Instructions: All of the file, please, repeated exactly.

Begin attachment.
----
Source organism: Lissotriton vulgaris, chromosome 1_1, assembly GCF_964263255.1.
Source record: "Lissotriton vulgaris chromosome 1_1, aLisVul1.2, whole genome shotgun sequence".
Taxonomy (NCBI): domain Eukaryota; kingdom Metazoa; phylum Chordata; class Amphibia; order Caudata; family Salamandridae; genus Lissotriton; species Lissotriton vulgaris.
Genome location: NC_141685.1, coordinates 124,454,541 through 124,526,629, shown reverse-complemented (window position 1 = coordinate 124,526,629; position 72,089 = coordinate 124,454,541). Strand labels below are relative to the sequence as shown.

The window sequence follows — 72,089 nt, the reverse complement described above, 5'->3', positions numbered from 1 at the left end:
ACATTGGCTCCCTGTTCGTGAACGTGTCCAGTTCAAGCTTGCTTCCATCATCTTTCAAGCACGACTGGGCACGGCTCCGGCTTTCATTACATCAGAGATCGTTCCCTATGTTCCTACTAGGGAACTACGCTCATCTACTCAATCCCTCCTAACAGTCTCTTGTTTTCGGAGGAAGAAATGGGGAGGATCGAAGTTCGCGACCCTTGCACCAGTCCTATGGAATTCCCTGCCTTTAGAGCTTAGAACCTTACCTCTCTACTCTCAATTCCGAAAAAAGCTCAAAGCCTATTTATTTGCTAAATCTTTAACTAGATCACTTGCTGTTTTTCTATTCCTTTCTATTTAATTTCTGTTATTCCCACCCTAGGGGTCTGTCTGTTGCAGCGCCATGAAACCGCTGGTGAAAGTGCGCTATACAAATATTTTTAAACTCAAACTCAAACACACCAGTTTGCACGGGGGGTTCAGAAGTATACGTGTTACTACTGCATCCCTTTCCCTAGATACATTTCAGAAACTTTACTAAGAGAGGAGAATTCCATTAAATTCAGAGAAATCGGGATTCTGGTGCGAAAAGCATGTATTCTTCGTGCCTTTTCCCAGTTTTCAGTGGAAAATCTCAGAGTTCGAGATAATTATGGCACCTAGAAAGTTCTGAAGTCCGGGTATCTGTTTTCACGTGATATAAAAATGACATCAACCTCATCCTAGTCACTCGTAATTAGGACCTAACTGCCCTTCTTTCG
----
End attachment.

Source organism: Lissotriton vulgaris, chromosome 1_1, assembly GCF_964263255.1.
Source record: "Lissotriton vulgaris chromosome 1_1, aLisVul1.2, whole genome shotgun sequence".
Taxonomy (NCBI): domain Eukaryota; kingdom Metazoa; phylum Chordata; class Amphibia; order Caudata; family Salamandridae; genus Lissotriton; species Lissotriton vulgaris.
Genome location: NC_141685.1, coordinates 124,454,541 through 124,526,629, shown reverse-complemented (window position 1 = coordinate 124,526,629; position 72,089 = coordinate 124,454,541). Strand labels below are relative to the sequence as shown.

The window sequence follows — 72,089 nt, the reverse complement described above, 5'->3', positions numbered from 1 at the left end:
ACATTGGCTCCCTGTTCGTGAACGTGTCCAGTTCAAGCTTGCTTCCATCATCTTTCAAGCACGACTGGGCACGGCTCCGGCTTTCATTACATCAGAGATCGTTCCCTATGTTCCTACTAGGGAACTACGCTCATCTACTCAATCCCTCCTAACAGTCTCTTGTTTTCGGAGGAAGAAATGGGGAGGATCGAAGTTCGCGACCCTTGCACCAGTCCTATGGAATTCCCTGCCTTTAGAGCTTAGAACCTTACCTCTCTACTCTCAATTCCGAAAAAAGCTCAAAGCCTATTTATTTGCTAAATCTTTAACTAGATCACTTGCTGTTTTTCTATTCCTTTCTATTTAATTTCTGTTATTCCCACCCTAGGGGTCTGTCTGTTGCAGCGCCATGAAACCGCTGGTGAAAGTGCGCTATACAAATATTTTTAAACTCAAACTCAAACACACCAGTTTGCACGGGGGGTTCAGAAGTATACGTGTTACTACTGCATCCCTTTCCCTAGATACATTTCAGAAACTTTACTAAGAGAGGAGAATTCCATTAAATTCAGAGAAATCGGGATTCTGGTGCGAAAAGCATGTATTCTTCGTGCCTTTTCCCAGTTTTCAGTGGAAAATCTCAGAGTTCGAGATAATTATGGCACCTAGAAAGTTCTGAAGTCCGGGTATCTGTTTTCACGTGATATAAAAATGACATCAACCTCATCCTAGTCACTCGTAATTAGGACCTAACTGCCCTTCTTTCG